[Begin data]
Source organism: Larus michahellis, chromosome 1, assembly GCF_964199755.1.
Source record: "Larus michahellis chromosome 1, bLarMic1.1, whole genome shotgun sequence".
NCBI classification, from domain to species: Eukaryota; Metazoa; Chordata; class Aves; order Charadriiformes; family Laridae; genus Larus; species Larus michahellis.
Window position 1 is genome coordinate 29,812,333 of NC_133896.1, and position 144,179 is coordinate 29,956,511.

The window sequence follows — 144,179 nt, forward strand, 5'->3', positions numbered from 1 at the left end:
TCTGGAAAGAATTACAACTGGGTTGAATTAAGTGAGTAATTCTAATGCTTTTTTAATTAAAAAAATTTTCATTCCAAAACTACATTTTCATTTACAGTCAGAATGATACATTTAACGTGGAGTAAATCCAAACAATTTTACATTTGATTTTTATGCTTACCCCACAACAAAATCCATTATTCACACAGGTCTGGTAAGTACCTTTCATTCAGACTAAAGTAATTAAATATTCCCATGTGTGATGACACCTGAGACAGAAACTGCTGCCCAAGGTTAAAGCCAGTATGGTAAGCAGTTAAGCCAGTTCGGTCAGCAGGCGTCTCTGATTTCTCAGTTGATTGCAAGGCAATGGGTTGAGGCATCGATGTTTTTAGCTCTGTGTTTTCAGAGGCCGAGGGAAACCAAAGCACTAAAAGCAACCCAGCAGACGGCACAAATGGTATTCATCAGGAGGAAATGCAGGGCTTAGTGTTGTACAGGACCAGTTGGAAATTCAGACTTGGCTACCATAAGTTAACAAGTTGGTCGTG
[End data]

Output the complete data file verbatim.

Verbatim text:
Source organism: Larus michahellis, chromosome 1, assembly GCF_964199755.1.
Source record: "Larus michahellis chromosome 1, bLarMic1.1, whole genome shotgun sequence".
NCBI classification, from domain to species: Eukaryota; Metazoa; Chordata; class Aves; order Charadriiformes; family Laridae; genus Larus; species Larus michahellis.
Window position 1 is genome coordinate 29,812,333 of NC_133896.1, and position 144,179 is coordinate 29,956,511.

The window sequence follows — 144,179 nt, forward strand, 5'->3', positions numbered from 1 at the left end:
TCTGGAAAGAATTACAACTGGGTTGAATTAAGTGAGTAATTCTAATGCTTTTTTAATTAAAAAAATTTTCATTCCAAAACTACATTTTCATTTACAGTCAGAATGATACATTTAACGTGGAGTAAATCCAAACAATTTTACATTTGATTTTTATGCTTACCCCACAACAAAATCCATTATTCACACAGGTCTGGTAAGTACCTTTCATTCAGACTAAAGTAATTAAATATTCCCATGTGTGATGACACCTGAGACAGAAACTGCTGCCCAAGGTTAAAGCCAGTATGGTAAGCAGTTAAGCCAGTTCGGTCAGCAGGCGTCTCTGATTTCTCAGTTGATTGCAAGGCAATGGGTTGAGGCATCGATGTTTTTAGCTCTGTGTTTTCAGAGGCCGAGGGAAACCAAAGCACTAAAAGCAACCCAGCAGACGGCACAAATGGTATTCATCAGGAGGAAATGCAGGGCTTAGTGTTGTACAGGACCAGTTGGAAATTCAGACTTGGCTACCATAAGTTAACAAGTTGGTCGTG